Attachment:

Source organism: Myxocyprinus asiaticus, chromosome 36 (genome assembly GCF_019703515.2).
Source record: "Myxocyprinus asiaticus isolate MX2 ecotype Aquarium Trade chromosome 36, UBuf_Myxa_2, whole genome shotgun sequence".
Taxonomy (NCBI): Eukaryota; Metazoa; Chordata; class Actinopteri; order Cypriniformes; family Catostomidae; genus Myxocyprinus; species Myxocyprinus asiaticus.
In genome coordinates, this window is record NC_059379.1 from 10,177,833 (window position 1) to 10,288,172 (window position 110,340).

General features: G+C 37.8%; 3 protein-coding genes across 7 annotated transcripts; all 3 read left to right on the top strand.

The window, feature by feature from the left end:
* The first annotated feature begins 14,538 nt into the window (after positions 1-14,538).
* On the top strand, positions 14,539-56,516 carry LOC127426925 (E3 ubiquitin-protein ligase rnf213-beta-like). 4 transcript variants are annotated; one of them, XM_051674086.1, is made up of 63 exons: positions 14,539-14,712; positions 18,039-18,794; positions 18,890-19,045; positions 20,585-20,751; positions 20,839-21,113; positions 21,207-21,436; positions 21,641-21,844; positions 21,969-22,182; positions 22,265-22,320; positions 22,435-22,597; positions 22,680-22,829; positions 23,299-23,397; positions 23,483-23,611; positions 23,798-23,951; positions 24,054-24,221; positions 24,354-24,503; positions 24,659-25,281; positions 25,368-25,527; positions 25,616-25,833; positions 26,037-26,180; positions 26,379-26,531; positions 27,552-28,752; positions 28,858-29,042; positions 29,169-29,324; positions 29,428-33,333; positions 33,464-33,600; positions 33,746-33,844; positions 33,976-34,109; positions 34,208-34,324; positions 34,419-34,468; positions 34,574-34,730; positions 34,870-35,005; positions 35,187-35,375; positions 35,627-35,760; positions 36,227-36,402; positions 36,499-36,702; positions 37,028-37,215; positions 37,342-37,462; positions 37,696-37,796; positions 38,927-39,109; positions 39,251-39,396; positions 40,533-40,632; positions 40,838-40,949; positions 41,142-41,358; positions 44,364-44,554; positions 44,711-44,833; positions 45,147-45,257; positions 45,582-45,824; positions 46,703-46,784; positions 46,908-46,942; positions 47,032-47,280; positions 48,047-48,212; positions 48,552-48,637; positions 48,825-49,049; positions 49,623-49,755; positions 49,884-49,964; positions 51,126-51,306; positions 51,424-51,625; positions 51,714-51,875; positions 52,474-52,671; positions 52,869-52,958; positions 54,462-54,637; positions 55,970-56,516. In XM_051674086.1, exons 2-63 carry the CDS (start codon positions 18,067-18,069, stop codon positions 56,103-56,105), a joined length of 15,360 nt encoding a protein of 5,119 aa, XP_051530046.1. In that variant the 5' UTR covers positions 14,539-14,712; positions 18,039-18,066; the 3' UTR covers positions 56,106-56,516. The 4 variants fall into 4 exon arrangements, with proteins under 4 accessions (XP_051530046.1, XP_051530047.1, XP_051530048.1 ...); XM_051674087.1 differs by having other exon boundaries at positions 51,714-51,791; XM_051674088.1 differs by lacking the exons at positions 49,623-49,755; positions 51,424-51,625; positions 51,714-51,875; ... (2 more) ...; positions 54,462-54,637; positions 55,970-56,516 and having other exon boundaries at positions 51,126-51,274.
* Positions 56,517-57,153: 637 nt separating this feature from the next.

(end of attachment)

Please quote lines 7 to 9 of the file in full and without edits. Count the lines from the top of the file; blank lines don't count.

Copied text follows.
* The first annotated feature begins 14,538 nt into the window (after positions 1-14,538).
* On the top strand, positions 14,539-56,516 carry LOC127426925 (E3 ubiquitin-protein ligase rnf213-beta-like). 4 transcript variants are annotated; one of them, XM_051674086.1, is made up of 63 exons: positions 14,539-14,712; positions 18,039-18,794; positions 18,890-19,045; positions 20,585-20,751; positions 20,839-21,113; positions 21,207-21,436; positions 21,641-21,844; positions 21,969-22,182; positions 22,265-22,320; positions 22,435-22,597; positions 22,680-22,829; positions 23,299-23,397; positions 23,483-23,611; positions 23,798-23,951; positions 24,054-24,221; positions 24,354-24,503; positions 24,659-25,281; positions 25,368-25,527; positions 25,616-25,833; positions 26,037-26,180; positions 26,379-26,531; positions 27,552-28,752; positions 28,858-29,042; positions 29,169-29,324; positions 29,428-33,333; positions 33,464-33,600; positions 33,746-33,844; positions 33,976-34,109; positions 34,208-34,324; positions 34,419-34,468; positions 34,574-34,730; positions 34,870-35,005; positions 35,187-35,375; positions 35,627-35,760; positions 36,227-36,402; positions 36,499-36,702; positions 37,028-37,215; positions 37,342-37,462; positions 37,696-37,796; positions 38,927-39,109; positions 39,251-39,396; positions 40,533-40,632; positions 40,838-40,949; positions 41,142-41,358; positions 44,364-44,554; positions 44,711-44,833; positions 45,147-45,257; positions 45,582-45,824; positions 46,703-46,784; positions 46,908-46,942; positions 47,032-47,280; positions 48,047-48,212; positions 48,552-48,637; positions 48,825-49,049; positions 49,623-49,755; positions 49,884-49,964; positions 51,126-51,306; positions 51,424-51,625; positions 51,714-51,875; positions 52,474-52,671; positions 52,869-52,958; positions 54,462-54,637; positions 55,970-56,516. In XM_051674086.1, exons 2-63 carry the CDS (start codon positions 18,067-18,069, stop codon positions 56,103-56,105), a joined length of 15,360 nt encoding a protein of 5,119 aa, XP_051530046.1. In that variant the 5' UTR covers positions 14,539-14,712; positions 18,039-18,066; the 3' UTR covers positions 56,106-56,516. The 4 variants fall into 4 exon arrangements, with proteins under 4 accessions (XP_051530046.1, XP_051530047.1, XP_051530048.1 ...); XM_051674087.1 differs by having other exon boundaries at positions 51,714-51,791; XM_051674088.1 differs by lacking the exons at positions 49,623-49,755; positions 51,424-51,625; positions 51,714-51,875; ... (2 more) ...; positions 54,462-54,637; positions 55,970-56,516 and having other exon boundaries at positions 51,126-51,274.
* Positions 56,517-57,153: 637 nt separating this feature from the next.